PortraitsofWar recently acquired a collection of over 200 color slides taken in the mid to late 1950s depicting the rebuilding of Postwar Germany in the Kassel area. The images follow a group of American volunteers who helped rebuild churches in and around the city. They also were charged with feeding and taking care of refugees who were waiting for new homes to be built. Although there is no linear progression to the photos, they nonetheless show a side of European history that has been glossed over. The Marshall Plan brought industry and revitalization to Europe, and also brought American tourists who snapped countless photos of the rebuild process.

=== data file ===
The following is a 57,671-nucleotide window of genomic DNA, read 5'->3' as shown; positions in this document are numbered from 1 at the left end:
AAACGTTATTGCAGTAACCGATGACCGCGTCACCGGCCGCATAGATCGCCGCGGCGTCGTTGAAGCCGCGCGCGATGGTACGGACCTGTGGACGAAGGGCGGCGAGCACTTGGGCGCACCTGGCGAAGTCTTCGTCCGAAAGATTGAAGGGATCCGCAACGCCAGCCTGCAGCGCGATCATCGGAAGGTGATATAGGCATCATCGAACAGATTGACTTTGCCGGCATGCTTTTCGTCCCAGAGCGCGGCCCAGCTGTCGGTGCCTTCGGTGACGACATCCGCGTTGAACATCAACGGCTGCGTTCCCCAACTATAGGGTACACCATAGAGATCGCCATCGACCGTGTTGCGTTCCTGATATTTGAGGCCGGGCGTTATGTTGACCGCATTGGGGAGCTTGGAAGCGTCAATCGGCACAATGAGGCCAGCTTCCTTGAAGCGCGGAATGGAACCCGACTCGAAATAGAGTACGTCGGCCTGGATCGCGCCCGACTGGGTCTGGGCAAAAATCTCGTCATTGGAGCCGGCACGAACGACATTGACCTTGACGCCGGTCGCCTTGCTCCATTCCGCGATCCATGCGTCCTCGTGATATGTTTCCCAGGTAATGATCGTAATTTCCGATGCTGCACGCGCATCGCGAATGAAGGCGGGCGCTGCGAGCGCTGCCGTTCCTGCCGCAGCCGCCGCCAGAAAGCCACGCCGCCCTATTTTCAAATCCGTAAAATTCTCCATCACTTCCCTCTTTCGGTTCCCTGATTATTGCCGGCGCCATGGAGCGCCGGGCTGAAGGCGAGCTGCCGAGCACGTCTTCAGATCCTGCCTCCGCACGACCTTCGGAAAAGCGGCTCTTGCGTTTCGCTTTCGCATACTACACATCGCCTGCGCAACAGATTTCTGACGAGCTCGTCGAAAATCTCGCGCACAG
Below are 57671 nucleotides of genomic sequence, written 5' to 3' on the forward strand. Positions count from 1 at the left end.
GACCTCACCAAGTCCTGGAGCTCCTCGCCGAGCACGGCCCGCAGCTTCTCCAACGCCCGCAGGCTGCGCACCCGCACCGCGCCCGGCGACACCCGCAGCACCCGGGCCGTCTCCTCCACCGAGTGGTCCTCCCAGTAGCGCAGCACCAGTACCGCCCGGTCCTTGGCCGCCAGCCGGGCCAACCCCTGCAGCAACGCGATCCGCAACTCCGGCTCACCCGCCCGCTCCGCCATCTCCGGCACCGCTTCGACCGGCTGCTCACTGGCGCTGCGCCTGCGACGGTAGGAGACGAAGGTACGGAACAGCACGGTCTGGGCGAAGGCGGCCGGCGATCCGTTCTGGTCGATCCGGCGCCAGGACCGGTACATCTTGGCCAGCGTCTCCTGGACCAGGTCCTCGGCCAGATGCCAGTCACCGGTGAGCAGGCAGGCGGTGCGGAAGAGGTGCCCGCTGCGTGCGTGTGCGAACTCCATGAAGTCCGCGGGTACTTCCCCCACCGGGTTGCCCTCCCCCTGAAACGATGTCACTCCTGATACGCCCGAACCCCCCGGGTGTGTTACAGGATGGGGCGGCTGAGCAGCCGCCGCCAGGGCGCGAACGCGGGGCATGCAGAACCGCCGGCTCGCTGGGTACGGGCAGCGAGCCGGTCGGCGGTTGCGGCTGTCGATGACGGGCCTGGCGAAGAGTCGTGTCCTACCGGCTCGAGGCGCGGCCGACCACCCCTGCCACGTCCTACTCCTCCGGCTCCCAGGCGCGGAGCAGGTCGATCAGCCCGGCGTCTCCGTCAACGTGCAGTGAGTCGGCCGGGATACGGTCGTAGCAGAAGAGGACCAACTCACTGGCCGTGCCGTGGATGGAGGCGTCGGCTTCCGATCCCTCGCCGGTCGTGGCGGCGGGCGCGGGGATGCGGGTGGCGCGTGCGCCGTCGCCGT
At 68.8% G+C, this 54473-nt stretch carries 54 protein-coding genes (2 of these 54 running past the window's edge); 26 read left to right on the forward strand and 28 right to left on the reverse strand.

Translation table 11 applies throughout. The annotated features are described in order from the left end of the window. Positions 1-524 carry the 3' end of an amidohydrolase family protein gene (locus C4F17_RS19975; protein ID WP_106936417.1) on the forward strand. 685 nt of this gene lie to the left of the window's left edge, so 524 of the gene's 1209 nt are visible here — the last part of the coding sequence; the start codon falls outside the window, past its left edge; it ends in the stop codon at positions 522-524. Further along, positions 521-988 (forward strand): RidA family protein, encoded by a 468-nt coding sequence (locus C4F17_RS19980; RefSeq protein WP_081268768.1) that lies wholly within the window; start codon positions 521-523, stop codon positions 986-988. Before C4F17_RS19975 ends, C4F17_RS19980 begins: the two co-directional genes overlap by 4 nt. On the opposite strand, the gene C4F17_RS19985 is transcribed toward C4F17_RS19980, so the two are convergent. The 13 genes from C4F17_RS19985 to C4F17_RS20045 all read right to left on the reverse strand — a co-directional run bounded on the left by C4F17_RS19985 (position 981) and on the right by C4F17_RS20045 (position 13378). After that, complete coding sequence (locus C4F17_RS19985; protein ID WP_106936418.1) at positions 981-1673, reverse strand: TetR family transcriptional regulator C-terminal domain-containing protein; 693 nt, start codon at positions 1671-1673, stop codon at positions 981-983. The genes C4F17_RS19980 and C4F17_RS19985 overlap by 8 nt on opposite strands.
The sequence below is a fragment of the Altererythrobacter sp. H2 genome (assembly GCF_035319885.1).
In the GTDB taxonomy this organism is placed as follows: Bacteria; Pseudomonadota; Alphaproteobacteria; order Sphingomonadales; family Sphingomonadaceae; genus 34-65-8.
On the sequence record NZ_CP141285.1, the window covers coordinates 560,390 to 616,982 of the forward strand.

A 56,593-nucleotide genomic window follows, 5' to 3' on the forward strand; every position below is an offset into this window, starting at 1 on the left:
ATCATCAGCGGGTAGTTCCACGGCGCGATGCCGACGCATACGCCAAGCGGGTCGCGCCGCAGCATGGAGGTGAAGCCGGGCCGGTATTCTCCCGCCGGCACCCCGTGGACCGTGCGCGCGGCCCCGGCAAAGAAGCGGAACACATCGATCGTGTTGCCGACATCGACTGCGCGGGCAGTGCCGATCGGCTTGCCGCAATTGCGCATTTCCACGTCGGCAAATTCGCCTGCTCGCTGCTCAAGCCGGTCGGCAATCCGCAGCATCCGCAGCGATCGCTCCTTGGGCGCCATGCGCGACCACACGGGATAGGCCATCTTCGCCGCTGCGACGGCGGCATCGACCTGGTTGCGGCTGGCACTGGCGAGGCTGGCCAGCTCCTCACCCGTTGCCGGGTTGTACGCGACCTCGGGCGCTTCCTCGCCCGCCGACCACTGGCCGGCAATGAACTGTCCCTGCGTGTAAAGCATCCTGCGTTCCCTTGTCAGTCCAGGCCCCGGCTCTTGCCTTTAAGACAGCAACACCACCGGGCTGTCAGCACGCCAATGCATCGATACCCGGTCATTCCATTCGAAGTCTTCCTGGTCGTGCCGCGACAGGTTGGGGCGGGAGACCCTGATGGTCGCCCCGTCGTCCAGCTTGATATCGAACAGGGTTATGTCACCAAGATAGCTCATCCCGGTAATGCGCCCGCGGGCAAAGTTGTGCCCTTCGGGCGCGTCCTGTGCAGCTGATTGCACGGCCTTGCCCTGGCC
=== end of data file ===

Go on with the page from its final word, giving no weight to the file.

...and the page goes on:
Color war photos are one of my favorite forms of amateur photography. The history behind each image is intensified when documented in color, allowing the historian to glean historical details not visible in B/W photography. One such image can be found below, from my collection of images taken in Roswell New Mexico right after WWII. The photos were taken by a member of the 509th Composite Group. The unit was responsible for dealing with the atomic weapons of WWII and also dropped a bomb on the Bikini Atoll in 1946.
The QB-17 shown below is possibly one of the first handful of B-17’s outfitted to fly unmanned. This plane was used to fly through an atomic cloud and collect important radiation data. These data were later used to test for radiation fallout numbers. I’ve only personally seen two other color images of a QB-17 painted in this scheme. What an important resource for historians, hobbyists, and vintage photography collectors!